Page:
Compuware - the biggest Macintosh-only dealer in the US - has a no-nonsense approach to its promotions. It is constantly making a big song and dance about its stance on Apple hardware and its prices. But its latest promotion really caught my eye.
Adverts for medical products and cars over here often mention competitors' products and prices, but the only equivalent in the computer industry was Apple's G3 chip promotion, which claimed Intel's Pentium is less than half as fast.
Now, Compuware has begun aggressively comparing prices on the front page of its brochure. 'Compuware beats Fry's and Comp USA' it reads, showing how much each reseller charges for typical systems - it seems the cutthroat nature of competitive advertising has entered the computer dealer market.
The Prince and the sited pirates
There once was a musician called Prince. Then, thanks to contractual wrangles over his artistic rights, he became The Artist Formerly Known As Prince. Then 'The Artist', and finally just a symbol - '~O+>', or something.
Well, ~O+> must have read about internet music pirates in this column last week, because since then he has sent out 30 threatening letters to those allegedly infringing on his artistic rights. Perhaps the site owners will change their names to ;-).
How to get good head in marketing
The internet's obsession with Bill Clinton's sexual exploits continues - but not without a backlash. IhadsexwithClinton.com was set up in response to the intrusion into Clinton's life and the irrelevance of the whole issue to his political office.
Under the banner, 'Do you want the government to turn into the Jerry Springer Show?' people are encouraged to fabricate sexual liasons with Clinton - the theory being that if enough do so, the special prosecutor's investigation will be plunged into farce.
It's a nice idea and I wish them well, but, being the US, the idea has been lost under a mass marketing effort by the Website owners - you can now buy T-shirts, stickers and, worst of all, a book compiling the sordid 'confessions'.
I suppose it's just the American way.
Stuff a' nonsense
I'm feeling rather patriotic at the moment, so I was a little peeved to read in a US networking report that Europeans are backward. In it, the author was amazed that the majority of British companies do not opt for ATM or Frame Relay.
'Our cousins in Britain will have none of it. The high-speed transmission scheme of choice is 100Mbps Fast Ethernet,' it said. We also rapidly adopted the wireless, the television, Windows NT and ISDN, believe it or not.
Making a fresh pot
The Silicon Valley view of Java seems to change every five minutes. After the JavaOne love-in, the industry was ready to settle down and spend the rest of its life with it. But time breeds contempt.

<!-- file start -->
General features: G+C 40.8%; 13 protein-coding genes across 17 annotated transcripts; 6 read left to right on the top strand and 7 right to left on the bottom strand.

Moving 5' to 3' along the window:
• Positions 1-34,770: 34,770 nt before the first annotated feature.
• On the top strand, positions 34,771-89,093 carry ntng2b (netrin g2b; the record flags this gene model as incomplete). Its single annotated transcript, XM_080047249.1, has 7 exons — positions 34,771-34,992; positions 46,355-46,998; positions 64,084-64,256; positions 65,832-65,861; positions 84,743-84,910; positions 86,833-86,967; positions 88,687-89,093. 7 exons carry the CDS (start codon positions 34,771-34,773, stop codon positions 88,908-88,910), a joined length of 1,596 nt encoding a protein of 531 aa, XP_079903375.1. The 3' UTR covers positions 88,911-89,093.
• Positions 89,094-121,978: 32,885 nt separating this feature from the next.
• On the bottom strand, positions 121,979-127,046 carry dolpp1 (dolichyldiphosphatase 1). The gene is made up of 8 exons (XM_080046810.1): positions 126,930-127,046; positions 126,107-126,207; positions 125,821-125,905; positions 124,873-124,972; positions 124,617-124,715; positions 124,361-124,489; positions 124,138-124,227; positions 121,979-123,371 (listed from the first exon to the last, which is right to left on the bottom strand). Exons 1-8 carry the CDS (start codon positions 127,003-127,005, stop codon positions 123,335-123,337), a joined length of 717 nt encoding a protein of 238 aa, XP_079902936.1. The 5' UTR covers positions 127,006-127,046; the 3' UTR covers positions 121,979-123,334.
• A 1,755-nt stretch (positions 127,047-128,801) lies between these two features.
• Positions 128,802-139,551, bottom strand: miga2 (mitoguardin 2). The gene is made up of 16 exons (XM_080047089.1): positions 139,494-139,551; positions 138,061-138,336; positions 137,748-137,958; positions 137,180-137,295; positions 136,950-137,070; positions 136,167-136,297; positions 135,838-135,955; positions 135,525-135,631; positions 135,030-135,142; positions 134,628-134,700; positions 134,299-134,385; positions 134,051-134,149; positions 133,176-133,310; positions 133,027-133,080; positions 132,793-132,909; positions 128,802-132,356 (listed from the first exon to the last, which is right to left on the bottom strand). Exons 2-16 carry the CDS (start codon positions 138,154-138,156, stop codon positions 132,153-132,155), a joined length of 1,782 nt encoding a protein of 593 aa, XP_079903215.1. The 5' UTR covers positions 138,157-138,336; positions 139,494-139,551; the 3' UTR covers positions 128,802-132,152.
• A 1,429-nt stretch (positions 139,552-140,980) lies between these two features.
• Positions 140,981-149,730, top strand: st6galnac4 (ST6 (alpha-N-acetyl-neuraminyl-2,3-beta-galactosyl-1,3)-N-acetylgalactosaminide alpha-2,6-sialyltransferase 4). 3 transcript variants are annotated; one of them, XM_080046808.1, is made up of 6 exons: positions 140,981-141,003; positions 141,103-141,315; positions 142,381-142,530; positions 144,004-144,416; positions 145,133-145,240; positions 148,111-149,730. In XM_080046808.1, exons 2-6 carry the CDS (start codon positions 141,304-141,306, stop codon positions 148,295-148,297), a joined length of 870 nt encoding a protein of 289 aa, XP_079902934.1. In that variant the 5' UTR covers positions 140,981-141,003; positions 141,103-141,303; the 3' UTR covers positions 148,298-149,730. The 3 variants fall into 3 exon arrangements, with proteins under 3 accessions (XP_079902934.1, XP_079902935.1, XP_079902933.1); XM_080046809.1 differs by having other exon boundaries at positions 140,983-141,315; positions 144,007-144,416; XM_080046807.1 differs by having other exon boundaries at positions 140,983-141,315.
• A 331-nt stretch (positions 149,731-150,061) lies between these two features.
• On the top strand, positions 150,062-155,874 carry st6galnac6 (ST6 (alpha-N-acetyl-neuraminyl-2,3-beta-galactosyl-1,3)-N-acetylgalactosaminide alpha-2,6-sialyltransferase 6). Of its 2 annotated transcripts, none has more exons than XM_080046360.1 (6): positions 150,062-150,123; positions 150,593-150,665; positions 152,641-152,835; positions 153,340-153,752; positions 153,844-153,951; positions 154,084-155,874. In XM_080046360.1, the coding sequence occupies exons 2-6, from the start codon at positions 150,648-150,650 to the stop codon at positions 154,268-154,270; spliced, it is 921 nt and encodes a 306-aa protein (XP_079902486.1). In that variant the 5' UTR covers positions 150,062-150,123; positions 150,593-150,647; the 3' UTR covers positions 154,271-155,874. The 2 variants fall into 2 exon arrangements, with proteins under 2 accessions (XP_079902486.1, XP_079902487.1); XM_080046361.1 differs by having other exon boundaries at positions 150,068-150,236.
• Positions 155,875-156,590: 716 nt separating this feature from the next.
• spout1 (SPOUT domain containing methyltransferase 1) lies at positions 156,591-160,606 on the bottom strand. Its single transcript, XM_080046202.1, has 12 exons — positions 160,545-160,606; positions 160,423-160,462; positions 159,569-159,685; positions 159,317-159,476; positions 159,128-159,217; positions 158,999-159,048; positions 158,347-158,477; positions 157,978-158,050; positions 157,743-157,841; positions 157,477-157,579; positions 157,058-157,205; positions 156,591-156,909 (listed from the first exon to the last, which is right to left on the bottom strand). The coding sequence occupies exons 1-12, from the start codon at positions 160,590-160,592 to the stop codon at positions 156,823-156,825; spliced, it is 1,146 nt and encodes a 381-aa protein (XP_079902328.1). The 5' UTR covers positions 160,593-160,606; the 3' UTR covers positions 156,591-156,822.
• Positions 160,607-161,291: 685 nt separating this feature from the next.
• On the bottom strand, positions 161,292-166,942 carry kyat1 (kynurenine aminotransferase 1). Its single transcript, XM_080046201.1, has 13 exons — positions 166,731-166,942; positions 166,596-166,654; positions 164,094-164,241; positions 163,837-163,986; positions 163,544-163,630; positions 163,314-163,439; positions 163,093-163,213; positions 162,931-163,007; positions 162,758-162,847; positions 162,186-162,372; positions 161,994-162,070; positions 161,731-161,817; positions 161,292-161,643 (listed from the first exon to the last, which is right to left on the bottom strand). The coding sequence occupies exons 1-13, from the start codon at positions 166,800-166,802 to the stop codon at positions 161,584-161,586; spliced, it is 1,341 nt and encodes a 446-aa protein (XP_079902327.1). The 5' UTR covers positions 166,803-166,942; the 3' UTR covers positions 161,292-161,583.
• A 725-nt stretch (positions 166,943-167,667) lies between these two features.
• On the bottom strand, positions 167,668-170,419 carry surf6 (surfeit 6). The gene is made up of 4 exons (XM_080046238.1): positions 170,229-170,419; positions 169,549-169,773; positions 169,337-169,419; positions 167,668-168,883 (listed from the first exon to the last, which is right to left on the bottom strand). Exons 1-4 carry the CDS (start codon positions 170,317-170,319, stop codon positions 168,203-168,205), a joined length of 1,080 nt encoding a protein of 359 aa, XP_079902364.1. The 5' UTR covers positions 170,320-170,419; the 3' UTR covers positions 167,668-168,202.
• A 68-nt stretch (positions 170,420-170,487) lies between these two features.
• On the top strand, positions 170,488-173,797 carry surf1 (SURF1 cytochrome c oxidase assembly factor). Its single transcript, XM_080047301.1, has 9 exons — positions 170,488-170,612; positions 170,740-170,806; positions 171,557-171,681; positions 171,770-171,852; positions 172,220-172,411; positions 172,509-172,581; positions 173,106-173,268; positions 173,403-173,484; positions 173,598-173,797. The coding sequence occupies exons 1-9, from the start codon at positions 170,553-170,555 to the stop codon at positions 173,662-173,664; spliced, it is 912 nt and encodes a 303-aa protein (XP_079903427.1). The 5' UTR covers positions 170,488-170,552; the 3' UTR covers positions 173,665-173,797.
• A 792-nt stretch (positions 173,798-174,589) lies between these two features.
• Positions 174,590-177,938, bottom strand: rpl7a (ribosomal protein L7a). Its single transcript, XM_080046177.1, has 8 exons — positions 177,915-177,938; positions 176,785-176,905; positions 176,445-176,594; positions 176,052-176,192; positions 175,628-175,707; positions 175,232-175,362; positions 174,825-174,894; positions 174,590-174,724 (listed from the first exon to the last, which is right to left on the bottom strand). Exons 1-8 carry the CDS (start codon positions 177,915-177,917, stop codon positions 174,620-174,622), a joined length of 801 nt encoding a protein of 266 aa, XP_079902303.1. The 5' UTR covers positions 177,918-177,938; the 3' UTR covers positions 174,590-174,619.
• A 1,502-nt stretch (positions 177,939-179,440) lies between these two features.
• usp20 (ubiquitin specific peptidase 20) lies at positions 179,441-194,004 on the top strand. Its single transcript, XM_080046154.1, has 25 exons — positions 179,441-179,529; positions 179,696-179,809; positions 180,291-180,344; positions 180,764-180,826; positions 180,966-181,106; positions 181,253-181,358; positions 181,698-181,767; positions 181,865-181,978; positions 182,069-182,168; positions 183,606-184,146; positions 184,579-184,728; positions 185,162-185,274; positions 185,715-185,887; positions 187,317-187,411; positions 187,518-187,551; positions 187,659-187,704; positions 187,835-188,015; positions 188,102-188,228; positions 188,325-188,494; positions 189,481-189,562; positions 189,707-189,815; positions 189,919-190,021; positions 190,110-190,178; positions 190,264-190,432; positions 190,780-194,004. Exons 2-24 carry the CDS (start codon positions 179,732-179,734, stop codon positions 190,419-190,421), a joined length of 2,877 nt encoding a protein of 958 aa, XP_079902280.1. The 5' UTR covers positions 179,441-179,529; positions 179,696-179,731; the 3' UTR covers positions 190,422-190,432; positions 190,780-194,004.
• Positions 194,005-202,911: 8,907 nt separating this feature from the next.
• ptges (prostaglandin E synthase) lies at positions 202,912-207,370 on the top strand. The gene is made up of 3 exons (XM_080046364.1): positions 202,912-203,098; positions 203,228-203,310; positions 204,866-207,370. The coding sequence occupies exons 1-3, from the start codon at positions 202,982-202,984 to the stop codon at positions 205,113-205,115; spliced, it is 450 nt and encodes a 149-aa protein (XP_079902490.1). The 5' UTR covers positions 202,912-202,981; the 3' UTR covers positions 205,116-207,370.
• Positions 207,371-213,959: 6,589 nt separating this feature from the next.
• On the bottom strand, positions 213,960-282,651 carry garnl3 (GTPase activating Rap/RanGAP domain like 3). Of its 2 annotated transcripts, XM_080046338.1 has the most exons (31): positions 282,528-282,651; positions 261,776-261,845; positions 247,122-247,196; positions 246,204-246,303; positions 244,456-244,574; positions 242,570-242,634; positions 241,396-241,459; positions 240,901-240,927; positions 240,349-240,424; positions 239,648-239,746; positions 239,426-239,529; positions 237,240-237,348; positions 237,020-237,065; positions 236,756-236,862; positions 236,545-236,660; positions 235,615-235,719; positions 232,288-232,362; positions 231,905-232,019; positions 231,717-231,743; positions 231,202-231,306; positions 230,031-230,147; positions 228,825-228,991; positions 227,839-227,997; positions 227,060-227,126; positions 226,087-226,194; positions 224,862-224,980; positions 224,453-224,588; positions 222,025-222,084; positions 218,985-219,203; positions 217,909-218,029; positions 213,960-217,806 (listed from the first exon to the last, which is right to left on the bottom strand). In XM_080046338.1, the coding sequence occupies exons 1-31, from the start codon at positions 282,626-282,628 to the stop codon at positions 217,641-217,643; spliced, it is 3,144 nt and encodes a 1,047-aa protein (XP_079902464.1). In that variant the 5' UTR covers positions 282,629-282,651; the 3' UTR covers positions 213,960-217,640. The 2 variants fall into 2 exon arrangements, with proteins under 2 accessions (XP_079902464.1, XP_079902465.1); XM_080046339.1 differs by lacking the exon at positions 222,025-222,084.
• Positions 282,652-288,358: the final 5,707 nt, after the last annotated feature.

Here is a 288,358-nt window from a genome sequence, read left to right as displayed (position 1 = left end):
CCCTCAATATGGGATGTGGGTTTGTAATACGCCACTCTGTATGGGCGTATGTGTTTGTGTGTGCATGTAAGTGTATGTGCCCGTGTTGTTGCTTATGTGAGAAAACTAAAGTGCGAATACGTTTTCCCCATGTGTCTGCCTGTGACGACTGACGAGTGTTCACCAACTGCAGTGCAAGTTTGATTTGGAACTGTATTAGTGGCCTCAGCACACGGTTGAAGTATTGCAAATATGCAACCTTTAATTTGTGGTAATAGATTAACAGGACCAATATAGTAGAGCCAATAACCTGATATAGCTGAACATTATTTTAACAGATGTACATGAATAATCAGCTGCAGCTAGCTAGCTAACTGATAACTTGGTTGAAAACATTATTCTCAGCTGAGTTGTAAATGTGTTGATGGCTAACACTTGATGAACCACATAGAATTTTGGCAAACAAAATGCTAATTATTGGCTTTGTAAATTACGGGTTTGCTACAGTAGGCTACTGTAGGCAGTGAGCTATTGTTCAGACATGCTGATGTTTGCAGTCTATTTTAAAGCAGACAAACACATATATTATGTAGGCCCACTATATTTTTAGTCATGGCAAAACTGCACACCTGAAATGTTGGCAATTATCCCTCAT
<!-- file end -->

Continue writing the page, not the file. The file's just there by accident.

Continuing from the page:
Now, Java doesn't solve any actual business problems and it is too much of a nice theory lesson, without enough practical conclusions. The problem is that Sun is still selling Java as an antithesis to Microsoft. But, as much as people don't want to be tied to Windows, they don't want to be tied to Java either.
Which is why collaborators IBM and Oracle are so important. They can provide the corporate clout and experience to apply Java to business problems.
With them in tow, Sun can marry companies to the blissful multi-platform, multi-vendor systems it vows to offer.
Extra non-sensory perception
Silicon Valley loves its lists, especially a Top 10. Everything must be ranked and graded and everyone is better or worse than everyone else.
Time magazine recently continued the phenomenon by carrying a list of the top 20 leaders of the century.
I must admit, it did prove interesting, but I question some points. Adolf Hitler was in, but Saddam Hussein was not. Ronald Reagan, who slept every afternoon when in office, was in, but Homer Simpson, who sleeps every afternoon when he is in his office, was not. If it wasn't for the inclusion of Maggie Thatcher and Winston Churchill, I would have felt cheated (but naturally too reserved to complain).
Another example of this list and rank obsession is CHS Electronics. It may be a major force in Europe, but up until now, it has had little prominence in the US. But all that has changed with its entry into the Fortune 500 - the definitive list of the largest industrial corporations in the US.
This may seem a cosmetic, unimportant difference to us, but in the US, CHS will now be regarded an important distributor.
Arise, Sir Simpson
My sources tell me that the episode proving that The Simpsons is the best programme on television was recently shown in your neck of the woods.
To summarise, Homer sets up an internet service provider and Bill Gates comes along, planning to buy him out. But just when Homer thinks he has made it, Gates destroys his intellectual property and leaves without paying.
Technology has come a long way and is now entrenched in our lives. Even the US' favourite comedies - Seinfeld and The Simpsons - make jokes at Microsoft's expense and everybody understands them. At this rate, I'll be doing stand-up before the year's out.
But not even Homer couldn't come up with anything as bad as the sickening sentimental schmaltz I saw at the end of a telly programme the other day.
Someone on it said: The last four letters of American are 'I can'. Oh yeah? Don't forget, fellow patriots, that the last three letters of British are 'ish'.
James Harding is US editor of VNU Newswire, based in San Francisco.
He can be reached at [email protected] or on 00 1 650 306 0879.
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